Cinema Station

Picture of the Week: Finding Tommy Riley

August 21, 2012
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Finding Tommy Riley (2004)

This is one of those deceptive films that for the first 15 minutes or so gives you the déjà vu impression that you’ve seen this story before. “Been there, done that” so why bother? The over arching plot we’ve seen dramatized a dozen or more times before. A young somewhat talented but troubled boxer who once had Olympic ambitions encounters an old trainer and former boxer who has left the profession and is currently working as an English teacher with little or no enthusiasm. He sees the kid working out in the ring and is sufficiently impressed by his abilities that he decides to train him and hopefully turn him into a championship caliber fighter. Sound familiar? But then just as we get settled into thinking that we know where this film is going is when it fools us because in spite of the plot’s familiar touchstones that’s not what this picture is about at all. It’s about people and their connection to each other, which is sometimes physical, sometimes spiritual and other times practical. Specifically it is about the relationship between the boxer (Tommy Riley) and the trainer (Marty Goldberg), their similarities and their differences. But then the story goes beyond that, it explores the dark and sometimes forbidden aspects of their characters as well.  And between the acting, the writing and the direction the film gets so close to these characters needs and desires that it sometimes makes for uncomfortable viewing. At least it did so with me. Like the sight of the proverbial bad accident I didn’t want to look at but I absolutely had to. But I don’t want to say any more about the plot because I don’t want to give away any of its surprises.


This is a character driven piece that effectively focuses primarily on two individuals. The trainer Marty Goldberg played by Eddie Jones an actor I’ve known since the late 1960s when we worked together as waiters in a popular restaurant in New York City. Over the years I’ve seen him on stage and on screen many, many times and watched his talent grow until he has become one of the most reliable and most assured character actors in the business. But in all that time I’ve never seen him tackle a character as varied and contradictory as this. And in doing so Eddie doesn’t miss a beat. He gives a performance that (to me) is the most masterful of his career thus far… Keeping pace as well as matching Eddie beat for beat is the actor JP Davis who plays Tommy. Because this is so much a two -character story both actors had to be equal to each other in execution or the film would’ve come off as unbalanced. It doesn’t and it’s a tribute to their abilities. There are other excellent performers in the film but its success depends on the two primary actors. And they carry it so well that I can’t imagine any other actors in those roles doing it any better.  In addition to that JP Davis also wrote the insightful and poignant screenplay. Eddie O’ Flaherty is a director I hadn’t heard of before. But based on the sensitivity and restraint with which he directed this delicate screenplay, I’m sure I’ll be hearing more about him.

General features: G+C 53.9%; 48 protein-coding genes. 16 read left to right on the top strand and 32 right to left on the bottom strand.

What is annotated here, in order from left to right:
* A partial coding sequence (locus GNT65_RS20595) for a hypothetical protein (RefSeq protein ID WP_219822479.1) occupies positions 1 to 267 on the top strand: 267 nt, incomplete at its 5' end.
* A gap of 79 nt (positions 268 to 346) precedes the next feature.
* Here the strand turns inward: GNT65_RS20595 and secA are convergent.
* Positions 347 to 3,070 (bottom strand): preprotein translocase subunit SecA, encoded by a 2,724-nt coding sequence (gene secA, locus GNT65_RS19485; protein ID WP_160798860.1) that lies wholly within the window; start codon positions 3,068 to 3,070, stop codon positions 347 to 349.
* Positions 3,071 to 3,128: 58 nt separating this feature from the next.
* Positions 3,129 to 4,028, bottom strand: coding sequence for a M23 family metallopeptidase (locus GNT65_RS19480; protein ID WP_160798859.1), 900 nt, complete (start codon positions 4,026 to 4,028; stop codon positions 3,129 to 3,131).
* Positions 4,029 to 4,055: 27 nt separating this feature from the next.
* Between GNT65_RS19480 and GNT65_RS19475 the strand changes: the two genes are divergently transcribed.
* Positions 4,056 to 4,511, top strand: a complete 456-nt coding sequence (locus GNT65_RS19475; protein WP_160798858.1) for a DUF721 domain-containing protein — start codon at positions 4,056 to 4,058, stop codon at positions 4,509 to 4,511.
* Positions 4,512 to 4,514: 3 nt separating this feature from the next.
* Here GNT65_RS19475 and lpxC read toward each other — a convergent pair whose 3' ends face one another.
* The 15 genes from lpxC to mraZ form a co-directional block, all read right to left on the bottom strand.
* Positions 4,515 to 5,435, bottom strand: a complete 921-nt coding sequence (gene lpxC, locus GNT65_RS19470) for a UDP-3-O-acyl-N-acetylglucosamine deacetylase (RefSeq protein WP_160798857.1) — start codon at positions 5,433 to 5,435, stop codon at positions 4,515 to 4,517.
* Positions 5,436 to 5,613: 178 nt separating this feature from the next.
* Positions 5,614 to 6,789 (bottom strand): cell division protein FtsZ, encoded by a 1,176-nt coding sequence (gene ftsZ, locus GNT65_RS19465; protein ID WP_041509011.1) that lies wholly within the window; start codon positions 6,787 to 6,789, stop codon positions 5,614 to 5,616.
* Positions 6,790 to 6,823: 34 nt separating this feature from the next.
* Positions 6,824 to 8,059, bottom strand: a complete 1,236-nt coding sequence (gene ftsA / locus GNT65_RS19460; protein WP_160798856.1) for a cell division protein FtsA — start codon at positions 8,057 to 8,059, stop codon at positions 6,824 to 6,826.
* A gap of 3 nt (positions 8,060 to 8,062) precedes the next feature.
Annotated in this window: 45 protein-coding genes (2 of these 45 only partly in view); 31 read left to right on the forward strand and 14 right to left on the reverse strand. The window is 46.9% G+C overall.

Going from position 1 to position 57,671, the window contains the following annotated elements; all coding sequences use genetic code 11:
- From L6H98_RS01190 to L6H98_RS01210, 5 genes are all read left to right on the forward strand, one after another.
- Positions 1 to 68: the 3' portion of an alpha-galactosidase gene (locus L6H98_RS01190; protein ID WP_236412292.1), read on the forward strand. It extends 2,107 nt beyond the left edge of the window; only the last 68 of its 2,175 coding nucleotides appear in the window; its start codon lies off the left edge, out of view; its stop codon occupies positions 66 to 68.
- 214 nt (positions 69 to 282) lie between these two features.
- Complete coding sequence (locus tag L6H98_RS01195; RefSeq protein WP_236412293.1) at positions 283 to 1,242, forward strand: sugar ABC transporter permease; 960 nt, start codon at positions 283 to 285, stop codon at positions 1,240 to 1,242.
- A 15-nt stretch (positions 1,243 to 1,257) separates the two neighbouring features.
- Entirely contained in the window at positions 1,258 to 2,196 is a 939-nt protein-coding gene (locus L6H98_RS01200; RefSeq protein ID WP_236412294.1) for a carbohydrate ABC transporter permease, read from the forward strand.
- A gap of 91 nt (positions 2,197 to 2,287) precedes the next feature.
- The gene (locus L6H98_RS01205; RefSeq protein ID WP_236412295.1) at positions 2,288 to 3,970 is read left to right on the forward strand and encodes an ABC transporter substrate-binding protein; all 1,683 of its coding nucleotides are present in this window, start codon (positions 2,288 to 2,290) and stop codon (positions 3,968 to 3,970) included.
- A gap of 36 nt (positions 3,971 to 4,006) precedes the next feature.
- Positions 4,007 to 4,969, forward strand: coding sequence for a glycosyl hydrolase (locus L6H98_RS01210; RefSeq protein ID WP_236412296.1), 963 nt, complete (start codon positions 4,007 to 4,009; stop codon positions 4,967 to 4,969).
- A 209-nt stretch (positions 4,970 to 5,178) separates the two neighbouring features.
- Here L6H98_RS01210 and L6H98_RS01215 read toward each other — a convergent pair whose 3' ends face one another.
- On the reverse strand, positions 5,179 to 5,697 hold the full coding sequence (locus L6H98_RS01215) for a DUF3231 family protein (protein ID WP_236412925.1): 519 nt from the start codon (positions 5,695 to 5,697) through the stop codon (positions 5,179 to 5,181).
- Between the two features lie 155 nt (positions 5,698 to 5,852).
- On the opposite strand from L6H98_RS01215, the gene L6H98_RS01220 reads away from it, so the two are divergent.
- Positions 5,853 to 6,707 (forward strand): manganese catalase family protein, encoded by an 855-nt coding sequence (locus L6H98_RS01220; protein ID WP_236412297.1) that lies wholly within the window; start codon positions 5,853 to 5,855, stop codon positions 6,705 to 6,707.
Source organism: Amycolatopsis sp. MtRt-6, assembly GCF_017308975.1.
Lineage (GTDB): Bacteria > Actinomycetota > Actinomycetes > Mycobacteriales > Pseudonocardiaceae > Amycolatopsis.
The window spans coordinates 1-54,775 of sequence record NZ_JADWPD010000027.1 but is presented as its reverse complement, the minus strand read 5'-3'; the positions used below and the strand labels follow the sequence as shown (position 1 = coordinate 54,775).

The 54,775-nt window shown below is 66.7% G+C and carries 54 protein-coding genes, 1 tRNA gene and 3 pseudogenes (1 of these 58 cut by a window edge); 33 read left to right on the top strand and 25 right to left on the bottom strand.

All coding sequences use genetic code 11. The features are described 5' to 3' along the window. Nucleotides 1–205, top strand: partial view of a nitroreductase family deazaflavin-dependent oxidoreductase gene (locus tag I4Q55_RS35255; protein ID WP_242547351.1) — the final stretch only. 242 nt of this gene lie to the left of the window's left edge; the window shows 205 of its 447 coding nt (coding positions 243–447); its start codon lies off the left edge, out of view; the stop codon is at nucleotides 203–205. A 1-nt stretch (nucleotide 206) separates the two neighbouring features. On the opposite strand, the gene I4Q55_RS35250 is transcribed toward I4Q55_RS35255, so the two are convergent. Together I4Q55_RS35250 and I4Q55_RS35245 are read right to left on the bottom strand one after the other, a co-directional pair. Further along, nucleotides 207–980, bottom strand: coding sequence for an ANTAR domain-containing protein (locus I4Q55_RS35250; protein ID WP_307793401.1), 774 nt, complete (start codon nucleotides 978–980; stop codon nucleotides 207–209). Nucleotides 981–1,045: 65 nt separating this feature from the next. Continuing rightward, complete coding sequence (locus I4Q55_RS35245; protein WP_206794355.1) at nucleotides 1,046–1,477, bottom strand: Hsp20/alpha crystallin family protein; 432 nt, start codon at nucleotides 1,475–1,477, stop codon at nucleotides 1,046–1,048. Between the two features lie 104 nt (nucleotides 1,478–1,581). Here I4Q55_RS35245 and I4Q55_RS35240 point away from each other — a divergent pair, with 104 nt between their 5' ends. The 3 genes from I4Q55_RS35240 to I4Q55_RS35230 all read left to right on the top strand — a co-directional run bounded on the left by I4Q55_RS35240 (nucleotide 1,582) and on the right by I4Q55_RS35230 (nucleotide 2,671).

This is a boxing story so there are many big boxing moments, which are skillfully crafted for maximum impact and suspense.  But it is in the quiet moments where the individuals simply talk to each other about seemingly mundane things that the story becomes more dimensional, more recognizable and more human. This too I think is due to the director’s handling of the material that allowed its subtler points to surface in unexpected ways.

When the film was shown at various festivals it was met with a host of enthusiastic critical response. I think it even won a few awards. I was certain that it would at least have a life in the movie theatres that catered to discerning audiences. In other words “the art houses”. But I was wrong. As far as I know the film hardly played in any theatres at all and then simply disappeared. So once again we have a film that could’ve been a contender but didn’t get a shot. Who knows why? It’s just one of the unfair quirks of the industry. And that’s a shame. A real crying shame because if any film deserves to be seen and appreciated for its many virtues, this is it. Don’t get me wrong, it’s not an absolute masterpiece but it is a hell of a lot better than ninety percent of the stuff that’s out there and deserves a second chance and a first look if you haven’t seen it.